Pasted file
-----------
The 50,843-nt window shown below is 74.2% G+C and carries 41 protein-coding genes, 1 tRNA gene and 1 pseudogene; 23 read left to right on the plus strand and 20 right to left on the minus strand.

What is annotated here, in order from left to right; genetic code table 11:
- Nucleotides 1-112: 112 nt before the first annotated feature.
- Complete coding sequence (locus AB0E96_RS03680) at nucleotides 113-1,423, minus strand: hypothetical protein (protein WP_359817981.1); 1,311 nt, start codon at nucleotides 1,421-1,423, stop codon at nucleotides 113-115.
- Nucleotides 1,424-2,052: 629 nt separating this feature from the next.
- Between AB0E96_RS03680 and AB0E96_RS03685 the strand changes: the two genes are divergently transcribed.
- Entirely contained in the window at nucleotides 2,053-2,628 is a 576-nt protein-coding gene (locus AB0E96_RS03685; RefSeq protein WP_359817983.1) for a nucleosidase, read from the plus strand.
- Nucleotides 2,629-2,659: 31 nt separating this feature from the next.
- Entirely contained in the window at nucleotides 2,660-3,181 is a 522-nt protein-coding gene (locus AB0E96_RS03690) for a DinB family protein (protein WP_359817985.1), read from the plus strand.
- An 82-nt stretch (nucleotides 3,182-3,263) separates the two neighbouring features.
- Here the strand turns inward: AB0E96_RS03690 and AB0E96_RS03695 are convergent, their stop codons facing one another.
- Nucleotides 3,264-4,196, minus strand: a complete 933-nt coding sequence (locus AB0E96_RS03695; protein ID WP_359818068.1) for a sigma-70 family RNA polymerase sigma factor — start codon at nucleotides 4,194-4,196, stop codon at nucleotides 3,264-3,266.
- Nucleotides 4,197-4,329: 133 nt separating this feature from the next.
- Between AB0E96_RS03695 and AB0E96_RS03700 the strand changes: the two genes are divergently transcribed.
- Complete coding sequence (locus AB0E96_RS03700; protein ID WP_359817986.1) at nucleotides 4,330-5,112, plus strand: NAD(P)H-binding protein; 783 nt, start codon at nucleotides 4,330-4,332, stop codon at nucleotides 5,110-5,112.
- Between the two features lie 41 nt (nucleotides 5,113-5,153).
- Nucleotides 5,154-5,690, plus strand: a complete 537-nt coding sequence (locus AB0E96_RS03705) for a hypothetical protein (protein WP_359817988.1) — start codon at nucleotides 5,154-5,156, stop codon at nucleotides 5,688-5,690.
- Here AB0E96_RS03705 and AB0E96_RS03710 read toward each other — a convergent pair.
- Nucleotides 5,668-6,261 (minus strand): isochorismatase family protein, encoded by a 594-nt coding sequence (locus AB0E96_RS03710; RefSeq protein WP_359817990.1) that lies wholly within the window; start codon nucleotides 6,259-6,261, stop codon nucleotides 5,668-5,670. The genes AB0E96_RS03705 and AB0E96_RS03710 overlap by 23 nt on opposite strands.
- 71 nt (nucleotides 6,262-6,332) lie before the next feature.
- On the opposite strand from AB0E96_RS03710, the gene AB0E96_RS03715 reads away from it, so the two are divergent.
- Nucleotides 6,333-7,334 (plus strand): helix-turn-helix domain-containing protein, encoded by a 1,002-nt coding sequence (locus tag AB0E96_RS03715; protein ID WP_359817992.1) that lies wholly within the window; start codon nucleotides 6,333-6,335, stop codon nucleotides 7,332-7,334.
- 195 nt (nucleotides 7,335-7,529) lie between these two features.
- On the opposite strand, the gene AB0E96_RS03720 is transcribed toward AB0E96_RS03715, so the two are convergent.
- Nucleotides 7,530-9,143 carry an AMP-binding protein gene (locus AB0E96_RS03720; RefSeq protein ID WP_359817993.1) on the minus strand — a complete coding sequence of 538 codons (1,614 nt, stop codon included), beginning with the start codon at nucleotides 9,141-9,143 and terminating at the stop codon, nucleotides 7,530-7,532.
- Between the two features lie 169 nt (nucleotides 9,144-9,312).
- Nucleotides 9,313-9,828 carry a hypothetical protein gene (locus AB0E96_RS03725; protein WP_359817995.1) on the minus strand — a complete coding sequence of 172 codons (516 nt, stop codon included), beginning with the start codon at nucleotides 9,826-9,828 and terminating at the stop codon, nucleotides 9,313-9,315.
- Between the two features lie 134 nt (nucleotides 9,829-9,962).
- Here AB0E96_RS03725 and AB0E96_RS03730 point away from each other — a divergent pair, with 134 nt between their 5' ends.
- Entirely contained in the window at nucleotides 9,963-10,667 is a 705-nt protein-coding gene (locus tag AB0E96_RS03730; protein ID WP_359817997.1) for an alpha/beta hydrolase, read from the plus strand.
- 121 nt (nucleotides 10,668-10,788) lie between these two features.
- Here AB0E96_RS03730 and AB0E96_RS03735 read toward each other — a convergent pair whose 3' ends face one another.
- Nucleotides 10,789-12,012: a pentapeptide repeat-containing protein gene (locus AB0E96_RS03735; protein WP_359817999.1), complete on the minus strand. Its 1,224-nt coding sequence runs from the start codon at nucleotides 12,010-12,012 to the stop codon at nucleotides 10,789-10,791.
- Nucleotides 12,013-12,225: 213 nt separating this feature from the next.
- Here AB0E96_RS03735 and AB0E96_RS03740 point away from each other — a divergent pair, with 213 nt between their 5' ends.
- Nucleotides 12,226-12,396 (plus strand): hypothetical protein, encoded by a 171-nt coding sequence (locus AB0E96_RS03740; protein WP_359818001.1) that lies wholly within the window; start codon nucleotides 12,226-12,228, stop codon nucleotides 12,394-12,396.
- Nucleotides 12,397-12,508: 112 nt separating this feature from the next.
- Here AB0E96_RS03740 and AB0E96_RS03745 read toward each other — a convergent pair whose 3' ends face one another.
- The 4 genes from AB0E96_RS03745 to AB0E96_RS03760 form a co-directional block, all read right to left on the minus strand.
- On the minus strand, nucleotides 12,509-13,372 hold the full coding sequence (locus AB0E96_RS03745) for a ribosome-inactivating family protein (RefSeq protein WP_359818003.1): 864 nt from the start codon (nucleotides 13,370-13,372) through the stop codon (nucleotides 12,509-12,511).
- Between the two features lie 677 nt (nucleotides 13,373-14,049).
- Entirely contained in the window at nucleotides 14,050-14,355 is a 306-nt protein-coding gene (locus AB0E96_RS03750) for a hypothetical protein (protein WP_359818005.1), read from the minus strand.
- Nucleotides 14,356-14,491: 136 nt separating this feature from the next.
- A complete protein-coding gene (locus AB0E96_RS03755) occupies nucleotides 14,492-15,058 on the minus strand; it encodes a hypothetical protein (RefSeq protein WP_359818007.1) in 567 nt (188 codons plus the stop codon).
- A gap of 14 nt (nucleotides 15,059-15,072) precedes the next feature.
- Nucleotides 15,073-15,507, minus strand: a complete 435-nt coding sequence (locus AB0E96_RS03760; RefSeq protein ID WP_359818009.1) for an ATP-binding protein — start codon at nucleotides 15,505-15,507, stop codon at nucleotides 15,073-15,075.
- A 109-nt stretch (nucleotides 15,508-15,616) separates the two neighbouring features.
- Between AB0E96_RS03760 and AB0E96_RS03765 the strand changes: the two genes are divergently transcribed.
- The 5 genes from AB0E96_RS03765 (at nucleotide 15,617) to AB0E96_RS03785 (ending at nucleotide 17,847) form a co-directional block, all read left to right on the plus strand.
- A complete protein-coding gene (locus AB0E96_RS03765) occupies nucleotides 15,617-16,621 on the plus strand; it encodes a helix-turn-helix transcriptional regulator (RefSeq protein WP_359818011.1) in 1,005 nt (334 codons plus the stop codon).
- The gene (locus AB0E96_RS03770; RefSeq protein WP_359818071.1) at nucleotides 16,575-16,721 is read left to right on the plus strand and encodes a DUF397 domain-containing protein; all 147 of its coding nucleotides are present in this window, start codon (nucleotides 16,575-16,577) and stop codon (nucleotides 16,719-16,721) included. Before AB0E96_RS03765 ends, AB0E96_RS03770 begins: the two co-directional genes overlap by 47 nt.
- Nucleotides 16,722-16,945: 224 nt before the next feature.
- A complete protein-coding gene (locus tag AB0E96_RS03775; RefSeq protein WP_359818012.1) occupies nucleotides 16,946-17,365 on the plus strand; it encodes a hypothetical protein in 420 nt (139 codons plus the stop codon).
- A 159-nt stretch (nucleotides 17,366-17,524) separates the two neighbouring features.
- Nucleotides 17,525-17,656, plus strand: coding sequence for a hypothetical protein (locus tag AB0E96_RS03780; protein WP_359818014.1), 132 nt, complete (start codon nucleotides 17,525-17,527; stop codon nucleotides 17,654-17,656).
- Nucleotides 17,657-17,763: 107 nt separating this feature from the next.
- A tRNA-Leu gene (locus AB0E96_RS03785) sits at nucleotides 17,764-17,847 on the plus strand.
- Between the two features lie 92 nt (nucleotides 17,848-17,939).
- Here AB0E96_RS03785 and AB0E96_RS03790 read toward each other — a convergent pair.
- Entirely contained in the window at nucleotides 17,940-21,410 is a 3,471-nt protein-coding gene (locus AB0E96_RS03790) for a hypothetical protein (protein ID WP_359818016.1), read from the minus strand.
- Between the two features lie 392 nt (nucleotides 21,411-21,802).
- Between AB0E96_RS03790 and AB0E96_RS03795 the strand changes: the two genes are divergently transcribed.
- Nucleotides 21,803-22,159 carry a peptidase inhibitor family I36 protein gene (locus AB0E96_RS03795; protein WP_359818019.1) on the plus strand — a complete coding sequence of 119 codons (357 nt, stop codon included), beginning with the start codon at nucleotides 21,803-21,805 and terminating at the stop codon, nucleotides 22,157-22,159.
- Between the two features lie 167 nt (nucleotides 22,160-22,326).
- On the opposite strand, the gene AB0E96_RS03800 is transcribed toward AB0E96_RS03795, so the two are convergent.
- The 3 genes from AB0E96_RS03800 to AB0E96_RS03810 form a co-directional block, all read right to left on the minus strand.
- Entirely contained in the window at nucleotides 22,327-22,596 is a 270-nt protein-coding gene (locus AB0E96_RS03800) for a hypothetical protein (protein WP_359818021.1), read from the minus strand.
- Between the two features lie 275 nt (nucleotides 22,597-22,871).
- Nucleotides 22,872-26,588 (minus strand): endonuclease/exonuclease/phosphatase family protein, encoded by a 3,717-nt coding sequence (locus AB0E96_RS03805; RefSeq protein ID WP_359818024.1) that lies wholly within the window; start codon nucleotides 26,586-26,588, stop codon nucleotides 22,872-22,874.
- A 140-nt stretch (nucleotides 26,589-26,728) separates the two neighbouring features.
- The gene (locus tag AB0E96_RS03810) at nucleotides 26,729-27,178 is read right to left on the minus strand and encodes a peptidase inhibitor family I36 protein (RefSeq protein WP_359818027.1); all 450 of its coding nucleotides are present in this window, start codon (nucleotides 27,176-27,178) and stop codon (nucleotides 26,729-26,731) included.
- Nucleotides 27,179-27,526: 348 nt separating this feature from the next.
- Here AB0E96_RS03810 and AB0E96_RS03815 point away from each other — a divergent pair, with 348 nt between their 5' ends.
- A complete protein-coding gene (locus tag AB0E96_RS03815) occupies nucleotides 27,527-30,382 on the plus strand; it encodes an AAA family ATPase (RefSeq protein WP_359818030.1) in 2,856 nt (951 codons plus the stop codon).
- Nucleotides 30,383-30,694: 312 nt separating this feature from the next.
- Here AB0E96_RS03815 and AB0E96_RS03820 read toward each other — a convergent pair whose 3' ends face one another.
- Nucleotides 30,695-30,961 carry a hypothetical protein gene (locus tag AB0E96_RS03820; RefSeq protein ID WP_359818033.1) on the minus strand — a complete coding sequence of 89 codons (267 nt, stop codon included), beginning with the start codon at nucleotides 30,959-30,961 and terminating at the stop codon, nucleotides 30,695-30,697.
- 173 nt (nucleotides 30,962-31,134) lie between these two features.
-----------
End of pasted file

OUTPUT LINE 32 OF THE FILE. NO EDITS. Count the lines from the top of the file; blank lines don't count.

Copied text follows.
- Here AB0E96_RS03730 and AB0E96_RS03735 read toward each other — a convergent pair whose 3' ends face one another.